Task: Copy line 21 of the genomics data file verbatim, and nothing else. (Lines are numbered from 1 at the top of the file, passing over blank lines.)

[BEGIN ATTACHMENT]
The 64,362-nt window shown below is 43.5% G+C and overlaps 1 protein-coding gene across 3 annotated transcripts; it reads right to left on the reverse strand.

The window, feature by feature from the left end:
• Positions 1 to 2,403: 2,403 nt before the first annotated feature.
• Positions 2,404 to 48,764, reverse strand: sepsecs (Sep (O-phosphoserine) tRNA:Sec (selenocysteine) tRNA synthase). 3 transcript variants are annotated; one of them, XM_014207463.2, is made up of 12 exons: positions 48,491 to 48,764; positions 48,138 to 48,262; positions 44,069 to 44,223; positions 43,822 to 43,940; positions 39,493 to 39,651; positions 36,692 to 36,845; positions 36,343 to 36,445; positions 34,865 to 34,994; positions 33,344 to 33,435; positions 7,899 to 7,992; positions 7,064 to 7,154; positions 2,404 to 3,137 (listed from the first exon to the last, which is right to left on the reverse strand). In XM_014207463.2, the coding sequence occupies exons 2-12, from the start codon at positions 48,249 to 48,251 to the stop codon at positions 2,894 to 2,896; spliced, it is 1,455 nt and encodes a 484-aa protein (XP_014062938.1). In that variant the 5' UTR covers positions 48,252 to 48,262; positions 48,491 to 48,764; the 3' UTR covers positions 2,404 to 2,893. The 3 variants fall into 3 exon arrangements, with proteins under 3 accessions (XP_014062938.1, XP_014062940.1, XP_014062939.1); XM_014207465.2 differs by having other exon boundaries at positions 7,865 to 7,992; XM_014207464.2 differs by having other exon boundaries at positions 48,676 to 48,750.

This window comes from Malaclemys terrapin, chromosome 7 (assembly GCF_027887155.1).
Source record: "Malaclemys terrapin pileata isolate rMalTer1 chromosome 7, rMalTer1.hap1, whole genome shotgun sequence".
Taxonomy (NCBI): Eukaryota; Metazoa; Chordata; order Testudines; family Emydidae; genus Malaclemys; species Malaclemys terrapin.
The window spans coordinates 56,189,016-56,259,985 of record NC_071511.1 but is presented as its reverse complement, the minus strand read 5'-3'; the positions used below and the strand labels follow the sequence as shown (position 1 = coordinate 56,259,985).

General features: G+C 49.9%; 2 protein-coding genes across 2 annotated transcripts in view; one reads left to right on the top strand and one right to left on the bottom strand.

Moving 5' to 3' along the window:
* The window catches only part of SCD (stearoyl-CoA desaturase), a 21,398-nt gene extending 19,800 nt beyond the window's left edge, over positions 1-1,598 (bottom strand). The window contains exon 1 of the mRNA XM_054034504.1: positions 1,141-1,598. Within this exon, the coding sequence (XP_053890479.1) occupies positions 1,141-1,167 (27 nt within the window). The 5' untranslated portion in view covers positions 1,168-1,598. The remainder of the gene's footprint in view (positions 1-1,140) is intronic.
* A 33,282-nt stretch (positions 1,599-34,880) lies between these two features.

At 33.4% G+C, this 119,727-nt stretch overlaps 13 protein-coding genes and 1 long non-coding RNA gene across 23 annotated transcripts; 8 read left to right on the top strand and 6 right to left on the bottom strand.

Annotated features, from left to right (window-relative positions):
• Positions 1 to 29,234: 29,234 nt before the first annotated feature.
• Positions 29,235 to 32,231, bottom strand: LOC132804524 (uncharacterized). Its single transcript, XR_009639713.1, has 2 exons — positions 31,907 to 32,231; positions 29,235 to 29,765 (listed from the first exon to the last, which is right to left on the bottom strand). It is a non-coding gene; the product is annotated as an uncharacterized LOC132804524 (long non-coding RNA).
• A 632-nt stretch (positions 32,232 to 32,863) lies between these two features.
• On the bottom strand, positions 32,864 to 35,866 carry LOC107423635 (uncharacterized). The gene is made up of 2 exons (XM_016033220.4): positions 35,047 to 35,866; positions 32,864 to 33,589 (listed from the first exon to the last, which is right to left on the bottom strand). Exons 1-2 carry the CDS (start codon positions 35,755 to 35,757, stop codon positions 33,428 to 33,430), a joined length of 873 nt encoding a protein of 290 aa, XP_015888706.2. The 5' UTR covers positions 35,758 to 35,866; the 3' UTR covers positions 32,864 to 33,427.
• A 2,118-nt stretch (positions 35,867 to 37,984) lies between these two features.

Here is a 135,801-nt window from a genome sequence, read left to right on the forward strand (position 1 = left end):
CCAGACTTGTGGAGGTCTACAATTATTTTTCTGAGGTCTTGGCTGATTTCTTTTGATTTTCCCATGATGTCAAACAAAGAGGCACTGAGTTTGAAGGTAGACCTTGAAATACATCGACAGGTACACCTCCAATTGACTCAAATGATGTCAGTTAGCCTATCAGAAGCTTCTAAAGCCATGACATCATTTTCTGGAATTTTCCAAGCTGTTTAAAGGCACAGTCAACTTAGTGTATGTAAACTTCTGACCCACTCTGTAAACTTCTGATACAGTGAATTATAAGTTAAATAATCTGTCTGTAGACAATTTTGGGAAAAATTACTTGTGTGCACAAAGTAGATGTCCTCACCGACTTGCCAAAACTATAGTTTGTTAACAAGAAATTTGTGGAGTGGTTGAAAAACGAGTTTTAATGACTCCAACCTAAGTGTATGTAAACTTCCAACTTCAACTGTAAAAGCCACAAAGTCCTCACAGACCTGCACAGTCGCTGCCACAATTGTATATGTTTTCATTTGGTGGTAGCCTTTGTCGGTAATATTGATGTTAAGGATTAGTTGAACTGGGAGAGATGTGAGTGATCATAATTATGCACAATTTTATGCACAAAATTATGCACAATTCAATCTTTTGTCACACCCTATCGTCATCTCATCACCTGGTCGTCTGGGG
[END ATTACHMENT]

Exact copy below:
CCAGACTTGTGGAGGTCTACAATTATTTTTCTGAGGTCTTGGCTGATTTCTTTTGATTTTCCCATGATGTCAAACAAAGAGGCACTGAGTTTGAAGGTAGACCTTGAAATACATCGACAGGTACACCTCCAATTGACTCAAATGATGTCAGTTAGCCTATCAGAAGCTTCTAAAGCCATGACATCATTTTCTGGAATTTTCCAAGCTGTTTAAAGGCACAGTCAACTTAGTGTATGTAAACTTCTGACCCACTCTGTAAACTTCTGATACAGTGAATTATAAGTTAAATAATCTGTCTGTAGACAATTTTGGGAAAAATTACTTGTGTGCACAAAGTAGATGTCCTCACCGACTTGCCAAAACTATAGTTTGTTAACAAGAAATTTGTGGAGTGGTTGAAAAACGAGTTTTAATGACTCCAACCTAAGTGTATGTAAACTTCCAACTTCAACTGTAAAAGCCACAAAGTCCTCACAGACCTGCACAGTCGCTGCCACAATTGTATATGTTTTCATTTGGTGGTAGCCTTTGTCGGTAATATTGATGTTAAGGATTAGTTGAACTGGGAGAGATGTGAGTGATCATAATTATGCACAATTTTATGCACAAAATTATGCACAATTCAATCTTTTGTCACACCCTATCGTCATCTCATCACCTGGTCGTCTGGGG